are tiny, mostly single-celled algae that live in water. They’re known for their mesmerizing shapes and symmetry, but don’t let their beauty fool you: these guys contribute up to 45% of the ocean’s total source of organic nutrients and 20% of the oxygen you breathe.

Recent research
has found that diatoms are sensitive to their climates. Warmer climates throughout Earth’s history have caused a decrease in diatom diversity. It’s believed that warming climates now will jeopardize the extinction of a large number of diatoms, which could harm worldwide ecosystems and food chains that humans depend on. Scientists warn it’s still too early to extrapolate this data to manmade global warming.

Image by Christian Gautier/Nikon Small World.

Magnificent blue glow of Hong Kong seas also disturbing

This Thursday, Jan. 22, 2015 photo made with a long exposure shows the glow from a Noctiluca scintillans algal bloom along the seashore in Hong Kong. The luminescence, also called Sea Sparkle, is triggered by farm pollution that can be devastating to marine life and local fisheries, according to University of Georgia oceanographer Samantha Joye. Noctiluca itself does not produce neurotoxins like other similar organisms do. But its role as both prey and predator tends can eventually magnify the accumulation of toxins in the food chain, according to R. Eugene Turner at Louisiana State University. (AP Photo/Kin Cheung)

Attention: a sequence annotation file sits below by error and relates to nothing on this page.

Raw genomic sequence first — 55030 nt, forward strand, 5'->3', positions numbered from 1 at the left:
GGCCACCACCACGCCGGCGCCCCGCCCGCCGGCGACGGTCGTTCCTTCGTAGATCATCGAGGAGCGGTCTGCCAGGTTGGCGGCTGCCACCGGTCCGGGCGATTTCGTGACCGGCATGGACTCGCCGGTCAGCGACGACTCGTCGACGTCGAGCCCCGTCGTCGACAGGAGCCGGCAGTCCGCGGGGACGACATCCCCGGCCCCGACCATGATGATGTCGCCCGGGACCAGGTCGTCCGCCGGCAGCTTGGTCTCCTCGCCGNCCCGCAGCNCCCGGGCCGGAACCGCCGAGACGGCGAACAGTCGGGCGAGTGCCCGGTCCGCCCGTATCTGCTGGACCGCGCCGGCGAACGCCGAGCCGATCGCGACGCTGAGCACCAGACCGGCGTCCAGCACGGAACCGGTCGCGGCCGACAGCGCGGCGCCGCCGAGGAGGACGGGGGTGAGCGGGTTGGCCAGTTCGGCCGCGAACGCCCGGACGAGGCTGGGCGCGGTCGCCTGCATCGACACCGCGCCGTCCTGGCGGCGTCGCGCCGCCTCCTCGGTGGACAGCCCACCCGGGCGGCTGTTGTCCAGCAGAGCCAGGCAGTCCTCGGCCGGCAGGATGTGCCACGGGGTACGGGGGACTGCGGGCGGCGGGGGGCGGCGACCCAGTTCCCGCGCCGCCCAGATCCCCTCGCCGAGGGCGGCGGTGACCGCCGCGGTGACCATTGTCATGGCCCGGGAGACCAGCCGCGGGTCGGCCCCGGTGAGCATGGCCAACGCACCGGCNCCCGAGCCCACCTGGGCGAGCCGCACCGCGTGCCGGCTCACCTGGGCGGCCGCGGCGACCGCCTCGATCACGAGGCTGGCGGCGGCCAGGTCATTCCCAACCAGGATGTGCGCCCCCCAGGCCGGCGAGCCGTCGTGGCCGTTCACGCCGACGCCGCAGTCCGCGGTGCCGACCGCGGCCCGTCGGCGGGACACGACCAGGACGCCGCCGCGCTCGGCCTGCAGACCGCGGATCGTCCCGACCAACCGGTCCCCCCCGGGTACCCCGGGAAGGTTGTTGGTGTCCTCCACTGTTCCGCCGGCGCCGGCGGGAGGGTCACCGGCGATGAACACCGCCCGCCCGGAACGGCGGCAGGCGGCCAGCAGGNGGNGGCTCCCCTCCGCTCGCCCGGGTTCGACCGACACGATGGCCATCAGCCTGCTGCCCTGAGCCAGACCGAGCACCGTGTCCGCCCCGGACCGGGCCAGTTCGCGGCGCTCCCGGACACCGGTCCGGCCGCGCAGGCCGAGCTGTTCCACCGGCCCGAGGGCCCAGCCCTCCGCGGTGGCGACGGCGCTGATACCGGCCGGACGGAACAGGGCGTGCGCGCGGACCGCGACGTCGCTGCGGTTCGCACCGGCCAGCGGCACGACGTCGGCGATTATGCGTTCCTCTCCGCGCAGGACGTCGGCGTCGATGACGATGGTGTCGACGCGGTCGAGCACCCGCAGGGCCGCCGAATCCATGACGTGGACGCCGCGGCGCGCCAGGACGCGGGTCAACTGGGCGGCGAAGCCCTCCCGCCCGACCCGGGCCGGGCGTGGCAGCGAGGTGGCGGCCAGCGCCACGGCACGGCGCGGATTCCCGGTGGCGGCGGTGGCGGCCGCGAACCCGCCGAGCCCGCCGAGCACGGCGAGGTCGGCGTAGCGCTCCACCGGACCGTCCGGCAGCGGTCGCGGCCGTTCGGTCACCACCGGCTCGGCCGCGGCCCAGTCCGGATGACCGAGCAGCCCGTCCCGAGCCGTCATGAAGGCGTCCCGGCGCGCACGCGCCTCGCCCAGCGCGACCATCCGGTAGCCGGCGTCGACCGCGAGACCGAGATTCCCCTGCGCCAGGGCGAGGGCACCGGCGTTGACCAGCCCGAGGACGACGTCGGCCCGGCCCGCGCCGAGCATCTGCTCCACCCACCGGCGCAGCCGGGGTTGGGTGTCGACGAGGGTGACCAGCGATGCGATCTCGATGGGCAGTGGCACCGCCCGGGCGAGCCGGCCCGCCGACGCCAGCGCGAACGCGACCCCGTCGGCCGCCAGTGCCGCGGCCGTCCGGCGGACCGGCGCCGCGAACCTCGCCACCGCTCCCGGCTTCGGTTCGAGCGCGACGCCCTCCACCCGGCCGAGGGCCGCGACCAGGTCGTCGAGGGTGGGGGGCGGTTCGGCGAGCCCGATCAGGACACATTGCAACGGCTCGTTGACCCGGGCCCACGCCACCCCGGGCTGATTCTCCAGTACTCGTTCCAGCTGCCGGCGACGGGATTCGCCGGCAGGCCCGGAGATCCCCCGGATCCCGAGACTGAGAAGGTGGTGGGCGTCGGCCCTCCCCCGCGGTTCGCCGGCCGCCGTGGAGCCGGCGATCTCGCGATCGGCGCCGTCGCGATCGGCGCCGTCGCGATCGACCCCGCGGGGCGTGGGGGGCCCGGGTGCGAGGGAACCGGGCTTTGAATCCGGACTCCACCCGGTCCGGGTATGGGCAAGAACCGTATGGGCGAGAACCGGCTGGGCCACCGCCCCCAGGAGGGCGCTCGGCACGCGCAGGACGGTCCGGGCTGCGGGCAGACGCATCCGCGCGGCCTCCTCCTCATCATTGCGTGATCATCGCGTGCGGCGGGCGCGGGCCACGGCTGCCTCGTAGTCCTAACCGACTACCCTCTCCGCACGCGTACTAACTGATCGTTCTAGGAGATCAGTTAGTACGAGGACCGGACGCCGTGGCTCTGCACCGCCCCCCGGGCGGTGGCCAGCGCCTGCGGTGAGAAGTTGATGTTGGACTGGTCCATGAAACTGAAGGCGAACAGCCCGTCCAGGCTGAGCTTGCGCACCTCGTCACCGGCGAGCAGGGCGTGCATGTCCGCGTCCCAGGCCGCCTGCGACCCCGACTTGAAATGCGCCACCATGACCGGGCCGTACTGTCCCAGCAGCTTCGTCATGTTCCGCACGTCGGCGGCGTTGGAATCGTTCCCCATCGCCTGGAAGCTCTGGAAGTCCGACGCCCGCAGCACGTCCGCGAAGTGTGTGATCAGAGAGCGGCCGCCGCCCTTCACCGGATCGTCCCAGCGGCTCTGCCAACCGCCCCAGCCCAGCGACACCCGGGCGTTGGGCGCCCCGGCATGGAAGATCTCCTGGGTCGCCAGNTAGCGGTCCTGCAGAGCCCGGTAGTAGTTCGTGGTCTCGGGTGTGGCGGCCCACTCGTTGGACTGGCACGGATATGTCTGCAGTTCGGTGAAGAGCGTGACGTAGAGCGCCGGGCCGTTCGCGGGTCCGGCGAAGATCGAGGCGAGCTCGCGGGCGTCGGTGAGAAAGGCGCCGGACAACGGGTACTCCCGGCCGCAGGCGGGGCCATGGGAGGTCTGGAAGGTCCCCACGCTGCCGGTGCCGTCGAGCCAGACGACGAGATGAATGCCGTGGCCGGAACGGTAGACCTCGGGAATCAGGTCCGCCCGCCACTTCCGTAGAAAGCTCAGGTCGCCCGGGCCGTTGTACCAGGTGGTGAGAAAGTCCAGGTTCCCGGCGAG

Read more at: http://phys.org/news/2015-01-magnificent-blue-hong-kong-seas.html#jCp


The work of Paris-based artist and E.N.S.A.D. researcher Lia Giraud is further proof that Science + Art = Awesome. These green photos weren’t taken, they were grown. Giraud cultures microscopic algae to form living landscapes and portraits. They aren’t photographs, they’re ‘algaegraphs.’

"The technique is similar to photography, but the photosensitivity of silver grains [in film] is replaced by photosensitive organisms: microalgae," says Giraud, 29.